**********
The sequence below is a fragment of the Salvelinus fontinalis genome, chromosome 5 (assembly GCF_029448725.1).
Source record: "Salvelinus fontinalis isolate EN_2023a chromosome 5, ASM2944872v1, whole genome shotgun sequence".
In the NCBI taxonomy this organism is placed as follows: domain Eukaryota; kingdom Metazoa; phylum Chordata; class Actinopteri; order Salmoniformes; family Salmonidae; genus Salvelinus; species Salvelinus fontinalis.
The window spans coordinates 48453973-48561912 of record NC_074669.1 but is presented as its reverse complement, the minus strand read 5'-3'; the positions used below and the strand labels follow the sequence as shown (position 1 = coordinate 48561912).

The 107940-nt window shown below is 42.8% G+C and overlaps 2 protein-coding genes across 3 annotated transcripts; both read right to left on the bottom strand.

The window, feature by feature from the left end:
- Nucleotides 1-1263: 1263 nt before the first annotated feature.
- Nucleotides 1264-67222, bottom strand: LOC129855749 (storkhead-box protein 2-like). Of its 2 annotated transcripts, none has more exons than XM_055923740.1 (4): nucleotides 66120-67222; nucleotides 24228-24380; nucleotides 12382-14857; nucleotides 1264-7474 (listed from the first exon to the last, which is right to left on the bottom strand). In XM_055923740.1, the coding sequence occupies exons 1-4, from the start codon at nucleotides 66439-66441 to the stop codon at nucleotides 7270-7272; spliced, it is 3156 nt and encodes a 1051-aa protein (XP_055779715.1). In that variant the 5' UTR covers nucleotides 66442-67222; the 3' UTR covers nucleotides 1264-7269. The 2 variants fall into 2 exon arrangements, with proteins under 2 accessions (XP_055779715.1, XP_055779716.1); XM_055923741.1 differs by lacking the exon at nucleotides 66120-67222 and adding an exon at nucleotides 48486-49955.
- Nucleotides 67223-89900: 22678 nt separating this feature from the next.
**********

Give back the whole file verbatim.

The sequence below is a fragment of the Salvelinus fontinalis genome, chromosome 5 (assembly GCF_029448725.1).
Source record: "Salvelinus fontinalis isolate EN_2023a chromosome 5, ASM2944872v1, whole genome shotgun sequence".
In the NCBI taxonomy this organism is placed as follows: domain Eukaryota; kingdom Metazoa; phylum Chordata; class Actinopteri; order Salmoniformes; family Salmonidae; genus Salvelinus; species Salvelinus fontinalis.
The window spans coordinates 48453973-48561912 of record NC_074669.1 but is presented as its reverse complement, the minus strand read 5'-3'; the positions used below and the strand labels follow the sequence as shown (position 1 = coordinate 48561912).

The 107940-nt window shown below is 42.8% G+C and overlaps 2 protein-coding genes across 3 annotated transcripts; both read right to left on the bottom strand.

The window, feature by feature from the left end:
- Nucleotides 1-1263: 1263 nt before the first annotated feature.
- Nucleotides 1264-67222, bottom strand: LOC129855749 (storkhead-box protein 2-like). Of its 2 annotated transcripts, none has more exons than XM_055923740.1 (4): nucleotides 66120-67222; nucleotides 24228-24380; nucleotides 12382-14857; nucleotides 1264-7474 (listed from the first exon to the last, which is right to left on the bottom strand). In XM_055923740.1, the coding sequence occupies exons 1-4, from the start codon at nucleotides 66439-66441 to the stop codon at nucleotides 7270-7272; spliced, it is 3156 nt and encodes a 1051-aa protein (XP_055779715.1). In that variant the 5' UTR covers nucleotides 66442-67222; the 3' UTR covers nucleotides 1264-7269. The 2 variants fall into 2 exon arrangements, with proteins under 2 accessions (XP_055779715.1, XP_055779716.1); XM_055923741.1 differs by lacking the exon at nucleotides 66120-67222 and adding an exon at nucleotides 48486-49955.
- Nucleotides 67223-89900: 22678 nt separating this feature from the next.